The Golden Compass' mythology is inventive and almost wholly original. Lyra's alternate world is populated by such creatures as shapeshifting animals who serve as physical representations of the soul, intelligent bears with a penchant for blacksmithing, and matriarchal, immortal witches. Despite the outlandish nature of some of its concepts, The Golden Compass straddles the line between oddity and realism fairly well through abundant detail and a supply of world-building anecdotes.

Recommended for anyone who can deal with a little religious criticism. Those who can't, steer well clear.

You should also read:

The Amulet of Samarkand

Wednesday, August 27, 2014

Weekly Book Review: Harry Potter (Full Series)

Harry Potter and the Blankety Blank by J.K. Rowling
Genre: Fantasy
Released: 1997-2007

To make up for missing last week's Weekly Book Review, I present you with mini-reviews for every single Harry Potter book. These reviews are arranged in order of preference, from my favorite at the top to my least-loved at the bottom. I should clarify, before we begin, that while I have many complaints about those books near the bottom of this list, I still loved reading each and every one of them. The series as a whole gets an A+ from me, and only His Dark Materials comes close to the sheer number of rereads I've done over the years. Harry Potter lies close to my heart. I criticize it out of love.

Friday, August 15, 2014

Weekly Book Review: The Hunger Games

Click to find this book in our catalogue.
The Hunger Games by Suzanne Collins
Released: September 14, 2008
Genre: Sci-Fi / Young Adult


The nation of Panem, formed from a post-apocalyptic North America, is a country that consists of a wealthy Capitol region surrounded by 12 poorer districts. Early in its history, a rebellion led by a 13th district against the Capitol resulted in its destruction and the creation of an annual televised event known as the Hunger Games. In punishment, and as a reminder of the power and grace of the Capitol, each district must yield one boy and one girl between the ages of 12 and 18 through a lottery system to participate in the games. The 'tributes' are chosen during the annual Reaping and are forced to fight to the death, leaving only one survivor to claim victory.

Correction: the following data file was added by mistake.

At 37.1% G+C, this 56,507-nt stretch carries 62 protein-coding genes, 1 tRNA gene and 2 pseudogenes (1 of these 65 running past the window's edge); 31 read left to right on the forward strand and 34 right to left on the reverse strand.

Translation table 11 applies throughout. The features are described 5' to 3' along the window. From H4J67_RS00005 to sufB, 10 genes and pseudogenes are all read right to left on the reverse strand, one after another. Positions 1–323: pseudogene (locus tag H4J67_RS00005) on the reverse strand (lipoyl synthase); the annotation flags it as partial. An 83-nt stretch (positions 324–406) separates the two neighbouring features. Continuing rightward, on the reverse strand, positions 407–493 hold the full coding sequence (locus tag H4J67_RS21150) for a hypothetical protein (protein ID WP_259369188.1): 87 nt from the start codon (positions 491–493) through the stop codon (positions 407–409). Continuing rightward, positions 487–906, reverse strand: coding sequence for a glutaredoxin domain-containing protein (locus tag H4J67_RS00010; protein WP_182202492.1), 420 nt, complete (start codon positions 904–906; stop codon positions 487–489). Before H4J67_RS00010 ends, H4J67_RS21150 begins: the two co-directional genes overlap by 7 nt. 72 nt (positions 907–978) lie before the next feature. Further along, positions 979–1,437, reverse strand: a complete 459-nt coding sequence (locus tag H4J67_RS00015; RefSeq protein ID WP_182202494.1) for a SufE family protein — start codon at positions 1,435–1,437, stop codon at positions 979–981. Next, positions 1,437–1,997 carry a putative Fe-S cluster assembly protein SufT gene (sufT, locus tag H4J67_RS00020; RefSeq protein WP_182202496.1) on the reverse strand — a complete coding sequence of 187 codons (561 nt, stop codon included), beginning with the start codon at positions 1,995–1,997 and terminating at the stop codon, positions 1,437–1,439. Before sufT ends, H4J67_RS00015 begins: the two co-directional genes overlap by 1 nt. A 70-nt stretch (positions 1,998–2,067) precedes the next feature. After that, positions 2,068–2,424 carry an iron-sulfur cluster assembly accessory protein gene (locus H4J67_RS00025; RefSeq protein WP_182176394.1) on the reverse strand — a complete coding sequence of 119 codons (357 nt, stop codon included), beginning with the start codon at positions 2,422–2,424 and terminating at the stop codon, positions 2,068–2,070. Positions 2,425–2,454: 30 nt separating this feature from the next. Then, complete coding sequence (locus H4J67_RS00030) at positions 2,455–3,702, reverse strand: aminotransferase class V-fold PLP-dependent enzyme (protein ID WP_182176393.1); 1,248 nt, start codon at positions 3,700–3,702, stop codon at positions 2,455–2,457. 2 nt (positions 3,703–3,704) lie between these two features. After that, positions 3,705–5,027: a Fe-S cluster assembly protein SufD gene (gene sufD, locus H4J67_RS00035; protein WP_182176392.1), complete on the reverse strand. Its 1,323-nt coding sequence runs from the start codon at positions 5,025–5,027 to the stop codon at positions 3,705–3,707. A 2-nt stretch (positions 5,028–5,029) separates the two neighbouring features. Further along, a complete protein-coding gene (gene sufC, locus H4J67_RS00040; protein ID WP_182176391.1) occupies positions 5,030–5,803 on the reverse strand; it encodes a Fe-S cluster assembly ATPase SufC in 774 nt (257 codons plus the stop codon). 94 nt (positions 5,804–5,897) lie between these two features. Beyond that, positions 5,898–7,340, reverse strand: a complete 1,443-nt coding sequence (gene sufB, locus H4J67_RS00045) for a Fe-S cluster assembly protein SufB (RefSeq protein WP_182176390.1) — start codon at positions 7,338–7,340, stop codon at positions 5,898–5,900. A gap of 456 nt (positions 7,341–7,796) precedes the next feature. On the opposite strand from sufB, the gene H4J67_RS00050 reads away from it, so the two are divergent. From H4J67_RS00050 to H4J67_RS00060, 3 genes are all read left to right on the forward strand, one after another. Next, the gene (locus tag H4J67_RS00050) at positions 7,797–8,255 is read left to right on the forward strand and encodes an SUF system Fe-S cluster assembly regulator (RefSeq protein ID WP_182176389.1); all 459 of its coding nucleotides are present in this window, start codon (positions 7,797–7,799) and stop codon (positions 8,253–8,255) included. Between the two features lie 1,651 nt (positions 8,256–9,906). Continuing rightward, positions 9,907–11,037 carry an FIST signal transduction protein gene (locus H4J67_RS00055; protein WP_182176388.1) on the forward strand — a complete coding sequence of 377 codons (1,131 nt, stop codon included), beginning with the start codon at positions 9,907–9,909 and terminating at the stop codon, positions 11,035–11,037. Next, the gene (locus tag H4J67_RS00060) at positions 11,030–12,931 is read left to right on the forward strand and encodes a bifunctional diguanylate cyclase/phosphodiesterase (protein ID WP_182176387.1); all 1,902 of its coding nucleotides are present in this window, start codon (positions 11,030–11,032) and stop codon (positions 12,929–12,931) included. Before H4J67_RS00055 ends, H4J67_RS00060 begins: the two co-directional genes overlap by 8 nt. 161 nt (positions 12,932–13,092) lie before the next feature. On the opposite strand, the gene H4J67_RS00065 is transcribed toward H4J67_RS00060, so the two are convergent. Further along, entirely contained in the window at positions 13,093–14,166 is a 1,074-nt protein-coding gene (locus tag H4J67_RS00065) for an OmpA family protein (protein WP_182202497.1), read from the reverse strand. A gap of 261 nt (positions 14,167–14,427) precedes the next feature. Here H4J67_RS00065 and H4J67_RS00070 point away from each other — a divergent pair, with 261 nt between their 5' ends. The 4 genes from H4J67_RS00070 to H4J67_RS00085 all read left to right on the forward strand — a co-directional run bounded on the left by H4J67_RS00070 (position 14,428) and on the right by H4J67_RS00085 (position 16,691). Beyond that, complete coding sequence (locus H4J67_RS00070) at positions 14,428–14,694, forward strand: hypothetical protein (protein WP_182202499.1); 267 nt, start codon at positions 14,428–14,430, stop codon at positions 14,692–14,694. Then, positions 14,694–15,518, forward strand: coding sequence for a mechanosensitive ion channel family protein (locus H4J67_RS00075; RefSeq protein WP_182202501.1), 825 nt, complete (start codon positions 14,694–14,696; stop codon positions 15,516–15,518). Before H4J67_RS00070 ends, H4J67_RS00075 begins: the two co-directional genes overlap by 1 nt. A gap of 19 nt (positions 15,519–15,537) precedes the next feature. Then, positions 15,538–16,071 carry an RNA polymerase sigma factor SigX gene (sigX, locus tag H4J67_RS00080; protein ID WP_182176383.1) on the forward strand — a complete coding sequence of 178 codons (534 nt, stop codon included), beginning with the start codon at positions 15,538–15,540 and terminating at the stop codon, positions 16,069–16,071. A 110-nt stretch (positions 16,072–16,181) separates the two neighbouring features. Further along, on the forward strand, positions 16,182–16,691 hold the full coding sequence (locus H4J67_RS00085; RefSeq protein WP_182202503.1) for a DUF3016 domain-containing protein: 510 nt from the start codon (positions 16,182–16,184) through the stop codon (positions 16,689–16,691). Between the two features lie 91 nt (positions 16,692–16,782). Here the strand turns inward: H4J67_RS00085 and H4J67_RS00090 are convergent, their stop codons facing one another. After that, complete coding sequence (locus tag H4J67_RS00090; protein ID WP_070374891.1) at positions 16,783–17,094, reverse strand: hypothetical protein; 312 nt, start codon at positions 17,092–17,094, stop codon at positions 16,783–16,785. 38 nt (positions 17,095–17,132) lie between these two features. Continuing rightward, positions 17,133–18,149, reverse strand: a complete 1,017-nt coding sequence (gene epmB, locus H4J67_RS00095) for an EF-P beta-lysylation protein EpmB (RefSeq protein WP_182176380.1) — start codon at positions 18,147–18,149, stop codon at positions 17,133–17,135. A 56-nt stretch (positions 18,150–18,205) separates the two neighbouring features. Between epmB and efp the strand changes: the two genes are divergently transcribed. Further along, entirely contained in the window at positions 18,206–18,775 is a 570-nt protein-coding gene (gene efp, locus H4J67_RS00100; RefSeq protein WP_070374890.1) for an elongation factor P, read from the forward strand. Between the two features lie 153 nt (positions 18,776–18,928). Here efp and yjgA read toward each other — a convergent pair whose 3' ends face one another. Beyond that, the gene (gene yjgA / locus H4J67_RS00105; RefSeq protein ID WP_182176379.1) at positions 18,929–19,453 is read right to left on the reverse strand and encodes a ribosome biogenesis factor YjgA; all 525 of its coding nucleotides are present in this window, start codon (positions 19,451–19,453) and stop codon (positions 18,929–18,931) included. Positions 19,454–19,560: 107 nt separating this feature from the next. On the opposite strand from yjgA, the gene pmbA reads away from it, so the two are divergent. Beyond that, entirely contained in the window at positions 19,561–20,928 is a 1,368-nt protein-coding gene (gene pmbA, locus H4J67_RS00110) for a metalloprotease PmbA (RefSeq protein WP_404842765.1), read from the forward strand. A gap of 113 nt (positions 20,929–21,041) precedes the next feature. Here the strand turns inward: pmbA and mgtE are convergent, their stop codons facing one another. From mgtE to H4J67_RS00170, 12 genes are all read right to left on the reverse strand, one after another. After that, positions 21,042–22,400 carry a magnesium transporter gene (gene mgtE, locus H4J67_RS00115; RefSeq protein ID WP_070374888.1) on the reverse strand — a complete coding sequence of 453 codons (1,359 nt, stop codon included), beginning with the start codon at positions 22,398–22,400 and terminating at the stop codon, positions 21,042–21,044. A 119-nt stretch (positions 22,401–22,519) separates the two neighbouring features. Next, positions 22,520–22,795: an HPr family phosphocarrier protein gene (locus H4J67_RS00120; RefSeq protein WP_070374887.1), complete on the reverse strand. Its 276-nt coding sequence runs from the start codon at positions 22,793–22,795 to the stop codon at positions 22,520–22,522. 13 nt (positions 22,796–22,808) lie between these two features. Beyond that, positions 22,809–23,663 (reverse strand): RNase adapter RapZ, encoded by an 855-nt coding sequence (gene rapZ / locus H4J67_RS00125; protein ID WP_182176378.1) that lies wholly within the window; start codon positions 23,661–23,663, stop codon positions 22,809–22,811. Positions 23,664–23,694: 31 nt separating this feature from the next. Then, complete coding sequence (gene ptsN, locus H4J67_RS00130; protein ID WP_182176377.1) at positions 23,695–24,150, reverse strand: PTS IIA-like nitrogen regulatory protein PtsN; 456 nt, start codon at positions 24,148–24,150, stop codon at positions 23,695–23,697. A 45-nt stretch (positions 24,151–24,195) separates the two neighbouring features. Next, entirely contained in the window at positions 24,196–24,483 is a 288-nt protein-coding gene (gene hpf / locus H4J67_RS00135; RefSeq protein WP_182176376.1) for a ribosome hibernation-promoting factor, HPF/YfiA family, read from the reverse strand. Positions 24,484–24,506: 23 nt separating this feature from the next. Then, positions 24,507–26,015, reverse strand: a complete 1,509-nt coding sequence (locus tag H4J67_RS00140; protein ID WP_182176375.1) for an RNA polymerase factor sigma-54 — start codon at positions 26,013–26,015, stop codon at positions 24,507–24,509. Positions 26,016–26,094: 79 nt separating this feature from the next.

When 16-year-old Katniss's young sister, Prim, is selected as District 12's female representative, Katniss volunteers to take her place. She and her male counterpart Peeta, are pitted against bigger, stronger representatives, some of whom have trained for this their whole lives. , she sees it as a death sentence. But Katniss has been close to death before. For her, survival is second nature.


It's easy to see why The Hunger Games became such a phenomenon. Mixing an interesting idea with decent world-building and a whole lot of tension, The Hunger Games is a gripping read that pulls its audience in with a disturbing premise and keeps them hooked through swiftly escalating action. Its prose serves more to propel the reader through the plot than compel further reading through its own merits. The Hunger Games is a thing of short, clipped sentences and light description, favoring action over moments of thought or observation. Whether that's good or bad is up to your tastes. For me, the prose wasn't bothersome, but it certainly wouldn't have been enough of a draw to keep me reading without Collins' tight plotting.

The Hunger Games sets itself apart from many YA dystopias in that it presents a somewhat believable setting. We have a clear catalyst for the division of the districts and a historical explanation for the Hunger Games themselves. There are a few details that don't quite gel with reality, but I'd wager only the most demanding readers will find fault with novel's presentation of the world until after they've blown through it.

My biggest quibble with The Hunger Games and all of its sequels (especially its sequels) is that it falls into the common YA trap of saddling its heroine with a love triangle made up of two dudes who are both unappealing in their own special ways. Gale doesn't quite breach jerk territory until the next book, but he's also such a non-character in The Hunger Games that it's likely his inner jerkitude was simply biding its time. Peeta, on the other hand, is omnipresent. He somehow manages to be both the unwelcomely (and unnecessarily) protective boyfriend (despite Katniss' disinterest in the relationship except as it relates to their survival) and the damsel in distress at the same time. His presence is annoying, often dragging the excitement down as Katniss must break away from the action and her own developing plans to babysit him. His meagre personality isn't a good match for Katniss', and his strange obsession with her borders on creepy more often than it should.